What’s the right one?
I Can’t Tell You How to Live YOUR Life … I Don’t Know You
It behooves you to understand what you want, to understand your tastes, to understand your appetite, and to ultimately decide what a successful life looks like to you.
But first, let’s get this idea that you’re some martyr who’s immune to the trappings of worldly desire out of the way. You know you’re full of it.
People who act like this deeply annoy me. They’re the type who says they “don’t care about money,” but will buy a lotto ticket if the “mega millions” prize gets big enough.
There’s a difference between being content with what you have and lying about what you want.
Most people, you, create a success barrier in your mind. It’s not so much that you need to be obsessed with the trappings of success, but rather that you actually have to develop a healthy relationship with what you want and what you do.
You live in the material world, meaning that developing competence — an often spiritual exercise — will lead to byproducts of money, status, success, etc.
If you’re so damn altruistic, make the millions and then give them away — more resources help more people. Hiding your gifts is a cop-out, period.
Why is this understanding so important?
First, you’ll never have what you deep down don’t feel you deserve and pretending like you don’t want something will pretty much guarantee you won’t get it. But you’ll still, you know, want it and all. Bummer.
Second, denying yourself success works on the surface, but it gnaws at you deep down, which causes you to develop cancerous jealousy toward people who just own it and pursue it — the type of jealousy which, by the way, only hurts you. Scream at the sky about how unfair it is that certain people are successful. They don’t give a single you know what about your opinion and will continue winning while you do whatever it is you’re doing.
Third, it just pragmatically makes sense to become more materially successful. Not being successful enough can literally kill you — no money for health care/good nutrition, too much stress from the wrong job, nothing for retirement, nothing to help your kids. A whole bunch of nothing.
Just Be Honest With Yourself…For Once
I suspect that most people, you, want:
- Financial security — To have enough money to retire properly, you need to become a millionaire. Many times over, actually.
- Financial independence/freedom — You want to be able to take some vacations, have a flexible schedule, and tell people to f*** off if you’re so inclined.
- Work you enjoy — Not love, but enjoy quite a damn bit.
- Status — But the kind that comes from being recognized for work you have a real aptitude for and joy in doing. Not from climbing some dumb ladder. I soak up every ounce of status I gain from writing because I love to write. Find a healthy way to stroke your ego.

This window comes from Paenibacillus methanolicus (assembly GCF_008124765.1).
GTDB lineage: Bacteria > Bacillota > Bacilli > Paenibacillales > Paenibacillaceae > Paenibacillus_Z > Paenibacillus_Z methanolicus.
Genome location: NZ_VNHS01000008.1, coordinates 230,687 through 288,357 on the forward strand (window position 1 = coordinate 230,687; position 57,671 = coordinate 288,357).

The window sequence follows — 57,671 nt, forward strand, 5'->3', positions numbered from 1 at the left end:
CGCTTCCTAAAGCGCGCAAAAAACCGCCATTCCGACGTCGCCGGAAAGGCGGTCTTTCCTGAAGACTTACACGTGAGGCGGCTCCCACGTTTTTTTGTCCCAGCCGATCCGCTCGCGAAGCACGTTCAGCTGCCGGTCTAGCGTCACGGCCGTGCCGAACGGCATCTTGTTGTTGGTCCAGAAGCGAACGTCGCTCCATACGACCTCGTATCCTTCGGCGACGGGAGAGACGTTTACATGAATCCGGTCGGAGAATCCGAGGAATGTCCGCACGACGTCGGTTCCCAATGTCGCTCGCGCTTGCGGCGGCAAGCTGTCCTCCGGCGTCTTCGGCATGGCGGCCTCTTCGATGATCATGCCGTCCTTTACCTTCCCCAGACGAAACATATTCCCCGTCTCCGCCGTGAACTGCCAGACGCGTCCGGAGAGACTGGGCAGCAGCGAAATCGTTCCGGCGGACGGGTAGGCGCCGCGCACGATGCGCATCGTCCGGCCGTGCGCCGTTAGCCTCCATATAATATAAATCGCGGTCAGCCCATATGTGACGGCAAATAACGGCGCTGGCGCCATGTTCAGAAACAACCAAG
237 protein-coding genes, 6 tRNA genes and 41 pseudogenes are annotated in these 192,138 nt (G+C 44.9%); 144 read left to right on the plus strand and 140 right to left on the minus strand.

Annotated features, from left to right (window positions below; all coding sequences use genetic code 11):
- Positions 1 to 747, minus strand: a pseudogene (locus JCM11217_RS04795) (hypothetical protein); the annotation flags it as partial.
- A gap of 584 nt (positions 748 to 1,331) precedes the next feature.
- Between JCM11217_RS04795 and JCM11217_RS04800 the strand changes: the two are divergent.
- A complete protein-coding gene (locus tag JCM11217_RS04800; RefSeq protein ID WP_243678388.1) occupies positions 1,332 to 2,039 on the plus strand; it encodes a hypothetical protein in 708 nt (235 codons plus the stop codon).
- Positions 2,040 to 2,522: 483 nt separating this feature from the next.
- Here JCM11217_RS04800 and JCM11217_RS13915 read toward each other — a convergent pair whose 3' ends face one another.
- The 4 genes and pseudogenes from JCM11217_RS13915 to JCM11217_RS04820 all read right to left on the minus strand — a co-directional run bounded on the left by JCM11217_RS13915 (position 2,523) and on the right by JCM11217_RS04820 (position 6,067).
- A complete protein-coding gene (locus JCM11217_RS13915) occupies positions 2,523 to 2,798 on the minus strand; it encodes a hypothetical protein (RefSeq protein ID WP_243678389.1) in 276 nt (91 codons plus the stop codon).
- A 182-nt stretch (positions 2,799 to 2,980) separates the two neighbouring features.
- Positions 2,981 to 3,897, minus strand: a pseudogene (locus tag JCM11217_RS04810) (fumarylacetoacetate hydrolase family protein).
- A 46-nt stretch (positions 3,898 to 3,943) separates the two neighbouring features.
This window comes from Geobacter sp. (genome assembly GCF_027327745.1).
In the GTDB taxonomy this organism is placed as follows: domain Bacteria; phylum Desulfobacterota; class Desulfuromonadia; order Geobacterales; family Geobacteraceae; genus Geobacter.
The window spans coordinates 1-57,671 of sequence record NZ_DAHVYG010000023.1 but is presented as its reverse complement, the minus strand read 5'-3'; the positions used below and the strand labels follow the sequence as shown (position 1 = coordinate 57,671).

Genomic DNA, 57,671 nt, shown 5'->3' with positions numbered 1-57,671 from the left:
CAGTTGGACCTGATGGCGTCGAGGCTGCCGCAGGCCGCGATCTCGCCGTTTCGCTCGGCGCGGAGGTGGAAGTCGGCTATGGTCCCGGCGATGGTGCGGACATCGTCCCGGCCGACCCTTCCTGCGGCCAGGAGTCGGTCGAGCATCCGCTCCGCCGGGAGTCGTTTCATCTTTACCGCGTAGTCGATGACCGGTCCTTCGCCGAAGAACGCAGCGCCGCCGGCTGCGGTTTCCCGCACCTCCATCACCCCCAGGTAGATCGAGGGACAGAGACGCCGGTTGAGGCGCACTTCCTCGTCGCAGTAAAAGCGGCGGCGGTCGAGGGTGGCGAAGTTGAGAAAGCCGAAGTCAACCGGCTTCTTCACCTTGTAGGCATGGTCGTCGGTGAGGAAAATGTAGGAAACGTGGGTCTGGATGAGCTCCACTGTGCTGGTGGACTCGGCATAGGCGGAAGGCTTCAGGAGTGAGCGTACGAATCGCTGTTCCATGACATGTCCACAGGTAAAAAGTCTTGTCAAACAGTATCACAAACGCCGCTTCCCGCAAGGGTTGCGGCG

- Meaning — The sense that your life isn’t easily interchangeable with thousands of others. The feeling that your life actually matters and that you made an impact, even if to a small community.
Tell me I’m wrong. I’m not.
As far as the “How” goes. I’ve written extensively about the process of finding a purpose for your life:
- Book 1
- Book 2
- The Ultimate Guide to Finding Your Talents and Strengths
- How to Decide What to Do With Your Life
The important thing to understand is this.
When You Know, You Know
When you’re truly aligned — appetite, sacrifice, talent — you get to enjoy your success.
I suspect Richard Branson doesn’t feel guilt or shame for his lifestyle. But maybe I would because, even if I could pull it off, it wouldn’t be aligned. I’m about ninety percent sure I’ll be a millionaire by my mid-30’s. I want to become one. And I’m making it by doing things I love and that other people want. Why should I feel any shame or guilt for that? I don’t.
Society teaches you to be ashamed of success because they don’t want us all to have it. The great magic trick — oligarchs convincing you to give up your dreams and your wealth. Bernie Sanders is a multi-millionaire and owns three homes. I don’t know how this fact doesn’t stop people dead in their tracks mentally — cognitive dissonance for the win?
If you think shoving your dreams down and settling for less than what you’re worth is virtuous, go right ahead. No skin off my nose, dude. I will check back with you in a decade and see how that worked out for you. If you think climbing that ladder will fulfill you, go right ahead. I will check back with you in a decade and see how that worked out for you.
If, however, you decide that there’s a specific mission for you — mixed with wealth accumulation and altruism, work and play, sacrifices and lines you’re unwilling to cross, purpose and pragmatism, desire and contentment, love and the painful parts of pursuit….
I’ll check back with you in a decade…and reminisce about how well it worked out.
Ayodeji is the author of You 2.0 — Stop Feeling Stuck, Reinvent Yourself, and Become a Brand New You. Want a free copy of my first book? Get it here.